Interdisciplinary courses like PHYS481/MATH481 “Mathematics for Scientists and Engineers” play an important role in undergraduate curriculum: physics students get exposure to advanced mathematical ideas that they might otherwise miss in their undergraduate studies, and both mathematics and physics students get experience directly applying mathematical ideas and techniques to real-world problems. Several in-state and peer institutions offer an additional course in mathematical physics. Although the advantages of a second course are plentiful, Morehead State University currently does not. In this talk we report on the progress of creating the cross-listed course “Advanced Mathematics for Physics” and mathematical techniques currently missing from coursework that would be most beneficial to graduating physics majors. As an example, we focus specifically on Schwarz-Christoffel (SC) transformations from complex analysis. SC transformations are functions that map points in the extended upper half of the complex plane to the vertices of a polygonal region. These mappings are quite useful in the realm of physics; in a general sense these mappings can be useful in contexts such as electric fields, magnetic fields, and fluid dynamics. For this project, it is specifically helpful when working in the context of electric field distributions and electric potentials within that electric field distribution. We conclude by discussing our computational project that introduces students to these SC transformations and helps them apply SC transformations in an appropriate physics context. This computational project introduces the SC transformation and implements these transformations in both Python and Mathematica.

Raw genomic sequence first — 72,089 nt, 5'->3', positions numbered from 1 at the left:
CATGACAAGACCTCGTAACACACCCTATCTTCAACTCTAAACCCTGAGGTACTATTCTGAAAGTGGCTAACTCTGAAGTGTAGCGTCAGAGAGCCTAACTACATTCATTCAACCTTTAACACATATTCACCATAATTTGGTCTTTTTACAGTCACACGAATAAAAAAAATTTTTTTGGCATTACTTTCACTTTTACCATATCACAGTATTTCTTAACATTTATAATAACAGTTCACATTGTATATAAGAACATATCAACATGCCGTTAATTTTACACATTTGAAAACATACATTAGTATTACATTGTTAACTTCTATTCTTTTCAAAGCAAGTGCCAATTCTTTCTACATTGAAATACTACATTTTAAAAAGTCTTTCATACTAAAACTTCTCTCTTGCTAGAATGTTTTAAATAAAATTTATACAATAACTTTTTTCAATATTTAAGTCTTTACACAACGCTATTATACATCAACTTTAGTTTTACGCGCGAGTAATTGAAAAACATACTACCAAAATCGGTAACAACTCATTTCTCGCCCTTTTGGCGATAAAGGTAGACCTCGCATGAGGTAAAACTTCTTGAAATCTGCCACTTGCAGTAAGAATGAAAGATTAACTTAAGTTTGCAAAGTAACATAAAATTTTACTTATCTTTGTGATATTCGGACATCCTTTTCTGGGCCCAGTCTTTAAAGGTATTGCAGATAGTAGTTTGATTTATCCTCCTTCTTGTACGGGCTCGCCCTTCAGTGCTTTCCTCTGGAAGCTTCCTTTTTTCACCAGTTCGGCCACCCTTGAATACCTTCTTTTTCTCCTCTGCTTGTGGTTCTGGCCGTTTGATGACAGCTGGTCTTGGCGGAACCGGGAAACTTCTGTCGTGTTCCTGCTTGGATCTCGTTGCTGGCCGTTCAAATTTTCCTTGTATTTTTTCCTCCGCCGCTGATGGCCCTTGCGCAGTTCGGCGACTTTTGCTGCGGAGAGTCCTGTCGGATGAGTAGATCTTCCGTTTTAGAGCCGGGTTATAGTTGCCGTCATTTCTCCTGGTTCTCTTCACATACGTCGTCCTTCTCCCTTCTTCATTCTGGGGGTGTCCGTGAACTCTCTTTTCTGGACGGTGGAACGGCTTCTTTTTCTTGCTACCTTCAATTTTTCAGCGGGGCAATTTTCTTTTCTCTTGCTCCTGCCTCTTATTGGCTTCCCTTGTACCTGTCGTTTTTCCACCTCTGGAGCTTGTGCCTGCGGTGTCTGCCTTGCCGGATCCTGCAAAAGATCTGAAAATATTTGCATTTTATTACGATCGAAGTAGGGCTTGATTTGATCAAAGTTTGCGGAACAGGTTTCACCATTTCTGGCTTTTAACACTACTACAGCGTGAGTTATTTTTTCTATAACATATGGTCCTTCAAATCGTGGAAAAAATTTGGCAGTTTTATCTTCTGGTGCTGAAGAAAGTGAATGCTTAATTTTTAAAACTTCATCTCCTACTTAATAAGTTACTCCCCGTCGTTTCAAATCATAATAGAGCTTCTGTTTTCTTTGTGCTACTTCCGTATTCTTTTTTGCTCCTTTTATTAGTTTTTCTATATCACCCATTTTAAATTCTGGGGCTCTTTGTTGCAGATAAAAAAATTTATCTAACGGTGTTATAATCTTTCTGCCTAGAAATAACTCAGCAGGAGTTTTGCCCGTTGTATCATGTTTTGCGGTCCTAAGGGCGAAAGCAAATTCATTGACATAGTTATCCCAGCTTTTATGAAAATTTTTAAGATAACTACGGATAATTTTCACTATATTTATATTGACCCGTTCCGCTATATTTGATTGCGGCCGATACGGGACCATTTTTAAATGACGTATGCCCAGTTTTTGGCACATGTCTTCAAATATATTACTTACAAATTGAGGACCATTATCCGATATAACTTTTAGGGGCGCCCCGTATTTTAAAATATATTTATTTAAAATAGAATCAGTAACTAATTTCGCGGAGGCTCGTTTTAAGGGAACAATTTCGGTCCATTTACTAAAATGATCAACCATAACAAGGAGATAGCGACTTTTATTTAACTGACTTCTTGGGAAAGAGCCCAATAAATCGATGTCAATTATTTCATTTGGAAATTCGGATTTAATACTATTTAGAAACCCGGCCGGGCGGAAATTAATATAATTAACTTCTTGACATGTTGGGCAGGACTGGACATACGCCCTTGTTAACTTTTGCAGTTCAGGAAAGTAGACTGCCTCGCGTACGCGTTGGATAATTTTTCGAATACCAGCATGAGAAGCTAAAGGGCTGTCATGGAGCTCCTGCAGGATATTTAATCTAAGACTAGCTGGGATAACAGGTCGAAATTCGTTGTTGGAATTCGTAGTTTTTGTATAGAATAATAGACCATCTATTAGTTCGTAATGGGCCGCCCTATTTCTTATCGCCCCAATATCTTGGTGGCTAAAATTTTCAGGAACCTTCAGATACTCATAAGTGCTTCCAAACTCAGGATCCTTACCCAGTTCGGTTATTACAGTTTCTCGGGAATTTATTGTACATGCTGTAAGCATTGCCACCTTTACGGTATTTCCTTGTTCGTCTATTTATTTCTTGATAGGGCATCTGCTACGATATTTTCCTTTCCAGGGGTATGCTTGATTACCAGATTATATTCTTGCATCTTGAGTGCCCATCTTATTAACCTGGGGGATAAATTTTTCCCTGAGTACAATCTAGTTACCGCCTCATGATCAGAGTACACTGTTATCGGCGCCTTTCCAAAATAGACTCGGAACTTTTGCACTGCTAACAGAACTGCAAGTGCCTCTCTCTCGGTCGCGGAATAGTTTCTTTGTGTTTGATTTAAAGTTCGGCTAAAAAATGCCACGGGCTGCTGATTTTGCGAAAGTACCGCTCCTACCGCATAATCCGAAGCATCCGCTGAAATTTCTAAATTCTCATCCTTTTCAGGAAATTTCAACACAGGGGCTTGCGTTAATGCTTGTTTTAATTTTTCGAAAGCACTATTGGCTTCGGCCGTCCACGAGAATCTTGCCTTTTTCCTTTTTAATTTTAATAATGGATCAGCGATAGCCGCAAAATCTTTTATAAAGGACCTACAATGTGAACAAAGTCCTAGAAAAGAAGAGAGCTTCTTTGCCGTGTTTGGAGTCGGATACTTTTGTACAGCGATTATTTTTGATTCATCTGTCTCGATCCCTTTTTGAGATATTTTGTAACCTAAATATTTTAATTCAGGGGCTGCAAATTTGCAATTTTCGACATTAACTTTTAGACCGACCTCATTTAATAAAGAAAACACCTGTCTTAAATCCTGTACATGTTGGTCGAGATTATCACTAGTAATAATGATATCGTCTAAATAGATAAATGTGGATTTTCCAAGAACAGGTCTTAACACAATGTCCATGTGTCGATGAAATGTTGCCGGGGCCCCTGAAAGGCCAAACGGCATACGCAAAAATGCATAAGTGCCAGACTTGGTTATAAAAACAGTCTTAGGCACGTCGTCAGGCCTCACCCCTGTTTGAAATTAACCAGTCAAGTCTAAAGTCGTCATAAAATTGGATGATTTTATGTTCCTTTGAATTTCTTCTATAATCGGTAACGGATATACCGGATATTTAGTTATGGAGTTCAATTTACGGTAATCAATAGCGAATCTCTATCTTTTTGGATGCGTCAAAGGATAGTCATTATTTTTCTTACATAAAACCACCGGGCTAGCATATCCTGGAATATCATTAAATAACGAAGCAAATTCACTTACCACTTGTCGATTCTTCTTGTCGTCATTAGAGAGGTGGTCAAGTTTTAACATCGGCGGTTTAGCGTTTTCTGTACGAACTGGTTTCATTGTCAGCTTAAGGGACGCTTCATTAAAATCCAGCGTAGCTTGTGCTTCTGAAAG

Knupp, Richard and Qualls, Joshua, "Schwarz Christoffel Mappings In Undergraduate Mathematical Physics" (2021). 2021 Celebration of Student Scholarship - Oral Presentations. 4.